Carney More Than Blows The Doors Off
4 August 2016 by Chris Bowie
For anyone familiar with the late 60’s crime caper “The Italian Job”, starring Michael Caine, there is a great line where Caine remonstrates with his explosives expert that he was only “supposed to blow the bloody doors off!” instead of demolishing the security van, when he is prototyping how much explosives to use in gaining entry to the stash of gold.
With the announcements today, Carney has more than blown the doors off, allowing Britain a very much greater chance of outperforming in the global self-preservation society rounds of stimuli we have seen post-crisis.
In combination, the base rate cut by 25bp to 0.25%, the £60Bn additional Gilt Q.E., the £10bn Corporate Bond Programme, the Term Funding Scheme, and the likelihood of rates being cut further to just 0.10% later this year should give the real economy the breathing room and stimulus it needs to help ensure we do not see two quarters of negative growth in 2017 or 2018 – but of course nothing is guaranteed. Normally the weakness in the pound we have seen recently and these additional measures taken together – other things being equal – would most likely lead to increased inflationary risks. But given the threats to business investment and consumer confidence these inflationary risks are far less likely to explode, quite different to the outcome in the Italian Job!
With regard to the Corporate Bond Purchase Programme specifically, some initial details appear encouraging for the strength of the market, at least for non-financials. It looks like the bonds bought will be senior, unsubordinated, non-callable structures, with at least one IG rating (unlike minimum of two last time), with a minimum outstanding of £100m. Interestingly, the primary market appears not to be included, with bonds needing to have been issued for at least one month. Some grey areas will need to be fleshed out, specifically around which non-UK domiciled businesses are included where they make a “material contribution to economic activity in the UK”.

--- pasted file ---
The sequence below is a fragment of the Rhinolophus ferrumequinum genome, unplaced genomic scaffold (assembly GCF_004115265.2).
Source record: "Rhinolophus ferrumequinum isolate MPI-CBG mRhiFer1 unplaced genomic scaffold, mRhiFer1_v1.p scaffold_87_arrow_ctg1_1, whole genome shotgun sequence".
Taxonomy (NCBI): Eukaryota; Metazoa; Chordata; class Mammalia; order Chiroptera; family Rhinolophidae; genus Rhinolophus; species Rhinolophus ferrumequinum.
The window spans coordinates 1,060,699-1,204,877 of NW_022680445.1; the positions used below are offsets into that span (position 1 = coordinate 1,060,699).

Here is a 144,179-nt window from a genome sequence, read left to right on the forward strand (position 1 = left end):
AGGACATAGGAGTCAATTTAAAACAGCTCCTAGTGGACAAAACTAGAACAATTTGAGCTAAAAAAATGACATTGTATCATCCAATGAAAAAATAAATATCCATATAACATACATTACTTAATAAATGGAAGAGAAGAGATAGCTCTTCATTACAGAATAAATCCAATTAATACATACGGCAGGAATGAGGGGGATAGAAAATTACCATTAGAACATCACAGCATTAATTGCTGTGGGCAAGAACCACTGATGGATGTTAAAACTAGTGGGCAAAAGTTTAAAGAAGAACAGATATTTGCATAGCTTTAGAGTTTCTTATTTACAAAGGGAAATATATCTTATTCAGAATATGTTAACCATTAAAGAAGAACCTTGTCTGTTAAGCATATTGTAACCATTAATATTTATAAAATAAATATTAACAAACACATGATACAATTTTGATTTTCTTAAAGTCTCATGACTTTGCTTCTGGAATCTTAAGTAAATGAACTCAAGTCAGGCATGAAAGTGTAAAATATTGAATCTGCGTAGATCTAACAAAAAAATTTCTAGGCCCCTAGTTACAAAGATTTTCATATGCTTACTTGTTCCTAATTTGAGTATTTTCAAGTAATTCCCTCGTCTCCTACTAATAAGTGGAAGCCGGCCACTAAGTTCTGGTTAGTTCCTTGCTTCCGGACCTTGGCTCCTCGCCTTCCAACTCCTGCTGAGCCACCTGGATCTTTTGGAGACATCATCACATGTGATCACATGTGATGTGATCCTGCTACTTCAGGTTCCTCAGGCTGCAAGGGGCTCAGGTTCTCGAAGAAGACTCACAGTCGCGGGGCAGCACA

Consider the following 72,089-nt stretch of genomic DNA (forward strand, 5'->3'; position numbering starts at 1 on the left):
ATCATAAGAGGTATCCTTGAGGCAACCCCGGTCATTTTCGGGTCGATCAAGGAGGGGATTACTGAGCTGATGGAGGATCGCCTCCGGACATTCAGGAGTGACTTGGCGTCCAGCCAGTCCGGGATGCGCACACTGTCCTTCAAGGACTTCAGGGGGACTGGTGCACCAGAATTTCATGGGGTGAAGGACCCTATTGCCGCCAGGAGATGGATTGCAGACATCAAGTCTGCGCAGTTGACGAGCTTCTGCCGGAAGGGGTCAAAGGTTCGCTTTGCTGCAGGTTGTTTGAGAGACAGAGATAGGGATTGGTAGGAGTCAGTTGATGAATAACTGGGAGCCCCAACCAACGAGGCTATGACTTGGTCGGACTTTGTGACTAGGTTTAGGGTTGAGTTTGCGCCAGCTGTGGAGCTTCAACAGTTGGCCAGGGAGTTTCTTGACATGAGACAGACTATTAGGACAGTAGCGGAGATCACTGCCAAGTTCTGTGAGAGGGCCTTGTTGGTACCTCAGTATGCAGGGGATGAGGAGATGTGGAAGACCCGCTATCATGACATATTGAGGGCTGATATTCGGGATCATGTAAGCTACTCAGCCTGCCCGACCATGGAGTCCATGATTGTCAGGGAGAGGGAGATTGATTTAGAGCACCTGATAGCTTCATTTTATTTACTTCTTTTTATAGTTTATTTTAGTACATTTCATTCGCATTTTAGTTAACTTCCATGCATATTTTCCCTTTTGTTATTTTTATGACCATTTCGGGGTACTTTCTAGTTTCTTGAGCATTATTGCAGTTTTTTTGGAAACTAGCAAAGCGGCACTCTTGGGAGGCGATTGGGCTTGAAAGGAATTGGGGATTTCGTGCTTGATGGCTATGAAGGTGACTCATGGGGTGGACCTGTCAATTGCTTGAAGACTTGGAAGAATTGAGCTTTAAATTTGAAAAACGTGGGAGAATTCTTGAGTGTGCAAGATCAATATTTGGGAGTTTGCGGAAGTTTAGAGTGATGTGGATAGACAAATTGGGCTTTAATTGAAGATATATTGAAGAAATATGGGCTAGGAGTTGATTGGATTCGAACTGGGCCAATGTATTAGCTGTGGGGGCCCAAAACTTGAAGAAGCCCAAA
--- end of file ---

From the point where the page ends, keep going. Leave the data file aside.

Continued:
For the UK corporate bond universe that is not directly eligible for the programme, the portfolio effect may well lead those bonds to rally too as portfolio managers recycle capital gains from eligible bonds into higher yielding assets. And whilst primary is directly excluded, the purchase programme should still help to underpin strong issuance for any borrower wishing to tap the sterling market. And lastly, with the Term Funding Scheme announcement today Mr. Carney is ensuring that households and businesses benefit from the transmission of lower rates into lower lending rates, helping the real economy without trashing net interest margins for banks (in fact he specifically has said he is not a fan of negative interest rates).
Further details are still to come out, but for now this is more than we expected, and it is very positive for all GBP credit assets, not just those assets that will be directly purchased. Whether the combined measures lead to greater inflationary expectations, and therefore a steeper yield curve, remains to be seen. But for now, just like in the film, this is a confidence shot in the arm for plucky British companies and households alike.
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